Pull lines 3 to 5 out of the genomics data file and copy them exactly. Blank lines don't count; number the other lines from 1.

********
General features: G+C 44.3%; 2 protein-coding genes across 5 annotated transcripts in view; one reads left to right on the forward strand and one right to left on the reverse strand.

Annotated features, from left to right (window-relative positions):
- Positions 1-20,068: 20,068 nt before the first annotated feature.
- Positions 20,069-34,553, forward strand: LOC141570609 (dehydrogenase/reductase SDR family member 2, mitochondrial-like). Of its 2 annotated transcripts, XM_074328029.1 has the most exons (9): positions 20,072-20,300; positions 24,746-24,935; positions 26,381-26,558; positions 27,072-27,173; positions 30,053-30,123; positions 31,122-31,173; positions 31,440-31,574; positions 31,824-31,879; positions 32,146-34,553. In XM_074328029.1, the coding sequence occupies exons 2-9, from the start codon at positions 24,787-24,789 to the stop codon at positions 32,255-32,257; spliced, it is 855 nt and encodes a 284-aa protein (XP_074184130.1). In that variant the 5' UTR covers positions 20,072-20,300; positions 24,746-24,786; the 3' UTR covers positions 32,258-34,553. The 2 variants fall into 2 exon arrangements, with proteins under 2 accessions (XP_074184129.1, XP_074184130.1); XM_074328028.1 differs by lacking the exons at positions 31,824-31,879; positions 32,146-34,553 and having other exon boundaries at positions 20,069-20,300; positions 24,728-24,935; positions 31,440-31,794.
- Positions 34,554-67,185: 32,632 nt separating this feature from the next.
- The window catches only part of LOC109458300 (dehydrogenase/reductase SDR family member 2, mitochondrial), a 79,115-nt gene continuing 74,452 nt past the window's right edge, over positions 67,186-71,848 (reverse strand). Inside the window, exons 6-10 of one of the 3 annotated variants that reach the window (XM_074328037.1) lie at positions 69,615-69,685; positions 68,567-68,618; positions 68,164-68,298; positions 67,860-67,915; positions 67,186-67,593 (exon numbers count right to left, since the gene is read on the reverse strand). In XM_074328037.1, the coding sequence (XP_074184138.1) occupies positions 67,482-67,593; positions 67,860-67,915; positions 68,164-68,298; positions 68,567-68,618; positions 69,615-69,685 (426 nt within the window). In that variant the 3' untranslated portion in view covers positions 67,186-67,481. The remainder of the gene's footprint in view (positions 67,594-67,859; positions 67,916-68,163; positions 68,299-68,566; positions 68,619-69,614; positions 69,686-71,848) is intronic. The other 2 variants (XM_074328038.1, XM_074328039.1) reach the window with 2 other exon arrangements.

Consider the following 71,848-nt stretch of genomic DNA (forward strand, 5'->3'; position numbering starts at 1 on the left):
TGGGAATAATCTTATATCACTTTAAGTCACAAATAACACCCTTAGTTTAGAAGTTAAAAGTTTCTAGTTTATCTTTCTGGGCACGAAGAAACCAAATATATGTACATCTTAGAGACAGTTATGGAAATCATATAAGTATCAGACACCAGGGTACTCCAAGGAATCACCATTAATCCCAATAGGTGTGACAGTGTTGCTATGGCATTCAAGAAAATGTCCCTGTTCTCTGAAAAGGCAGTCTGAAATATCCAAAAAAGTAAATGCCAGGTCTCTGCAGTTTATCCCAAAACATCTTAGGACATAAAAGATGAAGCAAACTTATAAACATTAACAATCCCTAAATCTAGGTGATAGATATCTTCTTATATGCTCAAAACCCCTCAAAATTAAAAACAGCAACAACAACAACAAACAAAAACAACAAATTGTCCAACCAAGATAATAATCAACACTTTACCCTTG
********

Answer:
- Positions 1-20,068: 20,068 nt before the first annotated feature.
- Positions 20,069-34,553, forward strand: LOC141570609 (dehydrogenase/reductase SDR family member 2, mitochondrial-like). Of its 2 annotated transcripts, XM_074328029.1 has the most exons (9): positions 20,072-20,300; positions 24,746-24,935; positions 26,381-26,558; positions 27,072-27,173; positions 30,053-30,123; positions 31,122-31,173; positions 31,440-31,574; positions 31,824-31,879; positions 32,146-34,553. In XM_074328029.1, the coding sequence occupies exons 2-9, from the start codon at positions 24,787-24,789 to the stop codon at positions 32,255-32,257; spliced, it is 855 nt and encodes a 284-aa protein (XP_074184130.1). In that variant the 5' UTR covers positions 20,072-20,300; positions 24,746-24,786; the 3' UTR covers positions 32,258-34,553. The 2 variants fall into 2 exon arrangements, with proteins under 2 accessions (XP_074184129.1, XP_074184130.1); XM_074328028.1 differs by lacking the exons at positions 31,824-31,879; positions 32,146-34,553 and having other exon boundaries at positions 20,069-20,300; positions 24,728-24,935; positions 31,440-31,794.
- Positions 34,554-67,185: 32,632 nt separating this feature from the next.